Have you recently admired AWS cloud platform capabilities? Are you appealed by the pay-as-you-use pricing model? Are you looking forward to hosting your products and services on AWS? Then you should also be prepared to spend hours figuring out why you are paying that penny!

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Today AWS offers 200+ Managed IAAS services and each of them come with their own complex pricing model. The pricing model for each service usually consists of a combination of several usage parameters and patterns to evaluate how much you would pay at the end of the month.

Due to this complexity and unpredictable usage…

Category: AWS Well-Architected Framework

Cloud providers like AWS have already made lives easy by taking all your infrastructure-related worries away. This comes at a cost, but it is still very cost-efficient. Moreover, talking about costs — just doesn’t stop here. As they say, there is always scope for improvement. In this post, we take a look at some ways by which we can optimize cloud costs even further, in the context of AWS.

Before we take a look at any specific service or strategies, let us take a moment to understand the importance of tags. To deal with costs and answer the expenditure-related questions…

Category: AWS Well Architected Framework

The title of the post could also be read as — “Why don’t you want to save money?”. Well there it is, the answer to the question, you may not even read further. However, if you are interested to know certain aspects of AWS Cloud Cost Optimization then this post is for you. Here we highlight what we mean by optimizing the costs in AWS cloud architecture and realize the ways we can benefit from it.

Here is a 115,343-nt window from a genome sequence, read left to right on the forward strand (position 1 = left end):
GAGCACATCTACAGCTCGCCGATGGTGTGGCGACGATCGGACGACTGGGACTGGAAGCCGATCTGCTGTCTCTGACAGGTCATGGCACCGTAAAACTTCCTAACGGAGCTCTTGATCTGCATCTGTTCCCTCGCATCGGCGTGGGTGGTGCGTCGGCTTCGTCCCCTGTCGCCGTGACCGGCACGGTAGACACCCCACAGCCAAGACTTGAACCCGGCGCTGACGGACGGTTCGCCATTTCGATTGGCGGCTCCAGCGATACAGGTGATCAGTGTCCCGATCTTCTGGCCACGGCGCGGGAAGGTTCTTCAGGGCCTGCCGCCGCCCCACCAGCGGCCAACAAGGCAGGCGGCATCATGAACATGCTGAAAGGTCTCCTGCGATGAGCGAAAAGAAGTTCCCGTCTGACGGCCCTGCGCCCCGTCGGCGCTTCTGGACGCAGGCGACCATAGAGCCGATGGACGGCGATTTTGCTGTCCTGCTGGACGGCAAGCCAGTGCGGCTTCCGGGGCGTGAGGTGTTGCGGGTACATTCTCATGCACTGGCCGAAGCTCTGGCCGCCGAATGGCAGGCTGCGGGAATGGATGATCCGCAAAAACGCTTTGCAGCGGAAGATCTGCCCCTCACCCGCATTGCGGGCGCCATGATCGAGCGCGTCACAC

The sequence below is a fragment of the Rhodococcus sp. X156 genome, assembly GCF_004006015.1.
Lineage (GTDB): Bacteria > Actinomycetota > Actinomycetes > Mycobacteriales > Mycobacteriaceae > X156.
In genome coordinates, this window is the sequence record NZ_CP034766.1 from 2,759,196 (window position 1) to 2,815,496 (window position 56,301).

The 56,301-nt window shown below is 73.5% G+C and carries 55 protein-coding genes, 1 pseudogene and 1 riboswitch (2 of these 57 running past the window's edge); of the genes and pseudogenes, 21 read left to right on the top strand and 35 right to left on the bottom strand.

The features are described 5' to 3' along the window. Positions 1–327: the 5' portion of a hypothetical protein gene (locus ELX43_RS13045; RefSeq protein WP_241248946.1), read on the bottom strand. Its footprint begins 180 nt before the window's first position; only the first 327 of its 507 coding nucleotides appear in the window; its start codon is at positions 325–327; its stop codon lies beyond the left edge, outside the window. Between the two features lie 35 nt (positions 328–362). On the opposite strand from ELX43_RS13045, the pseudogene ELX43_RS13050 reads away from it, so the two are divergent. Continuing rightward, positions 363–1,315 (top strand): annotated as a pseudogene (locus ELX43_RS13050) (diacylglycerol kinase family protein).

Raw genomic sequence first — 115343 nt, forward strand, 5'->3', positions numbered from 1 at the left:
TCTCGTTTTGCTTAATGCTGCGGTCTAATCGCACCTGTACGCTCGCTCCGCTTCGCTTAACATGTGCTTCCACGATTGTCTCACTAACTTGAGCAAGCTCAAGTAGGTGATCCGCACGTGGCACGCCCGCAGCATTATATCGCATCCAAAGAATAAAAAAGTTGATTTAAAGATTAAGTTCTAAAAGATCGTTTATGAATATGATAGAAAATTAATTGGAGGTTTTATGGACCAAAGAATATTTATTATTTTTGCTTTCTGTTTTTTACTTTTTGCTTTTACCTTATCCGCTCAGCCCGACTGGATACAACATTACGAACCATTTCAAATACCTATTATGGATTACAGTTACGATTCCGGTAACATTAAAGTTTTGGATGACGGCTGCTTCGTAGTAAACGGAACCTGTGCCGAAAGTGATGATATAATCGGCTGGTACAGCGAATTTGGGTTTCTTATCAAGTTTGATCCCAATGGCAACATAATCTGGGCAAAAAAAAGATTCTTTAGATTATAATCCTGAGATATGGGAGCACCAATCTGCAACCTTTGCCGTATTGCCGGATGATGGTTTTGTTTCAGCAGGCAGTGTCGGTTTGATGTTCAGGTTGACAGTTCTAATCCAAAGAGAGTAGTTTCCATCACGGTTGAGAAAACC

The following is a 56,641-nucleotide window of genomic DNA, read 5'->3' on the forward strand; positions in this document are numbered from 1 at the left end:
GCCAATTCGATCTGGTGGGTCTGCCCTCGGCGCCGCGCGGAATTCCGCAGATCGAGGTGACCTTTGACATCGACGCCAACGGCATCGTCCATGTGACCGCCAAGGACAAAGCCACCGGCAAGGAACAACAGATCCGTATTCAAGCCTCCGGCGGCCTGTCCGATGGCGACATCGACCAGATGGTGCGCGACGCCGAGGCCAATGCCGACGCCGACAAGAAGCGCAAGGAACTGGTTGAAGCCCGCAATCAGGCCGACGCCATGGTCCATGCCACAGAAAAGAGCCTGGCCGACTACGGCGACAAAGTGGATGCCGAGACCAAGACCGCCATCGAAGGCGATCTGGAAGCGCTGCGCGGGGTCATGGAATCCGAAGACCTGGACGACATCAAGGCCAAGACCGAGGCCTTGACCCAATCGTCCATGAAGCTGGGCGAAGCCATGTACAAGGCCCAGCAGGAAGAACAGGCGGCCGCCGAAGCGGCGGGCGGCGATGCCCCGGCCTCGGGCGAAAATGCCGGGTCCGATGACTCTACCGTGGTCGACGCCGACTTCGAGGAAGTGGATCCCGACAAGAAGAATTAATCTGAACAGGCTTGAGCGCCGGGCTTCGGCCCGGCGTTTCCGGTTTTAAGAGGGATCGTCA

The traditional maintenance of IT infrastructure was not very, hmm, efficient? I fall short of words to describe the same mostly because millennials will…

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Note: I am doing this blog post in collaboration with Infracode. These guys are super-cool and are working on some amazing products in IaC realm.

Meta-arguments are special constructs provided for resources. In InfraCode’s blog, “An Introduction to Terraform Templates,” they explain that the resource blocks are where we declare the actual cloud resources that are to be used on our infrastructure. Often, it becomes tricky to declare resources in a way that satisfies certain requirements.

This blog post will focus on meta-arguments for Terraform — and everything you need to know about them, ranging from providers to lifecycle.


In this series, we have been using Terraform by ourselves. We defined the infrastructure — created a plan, created the infrastructure itself and also we saved our code to Github. We had the choice to store and maintain states locally.

However, using Terraform in a team where more than one developer are contributing to the Terraform code can get a bit tricky. Certainly there are different approaches to using Terraform in a team mode for collaboration — especially the teams which belong to organisations. …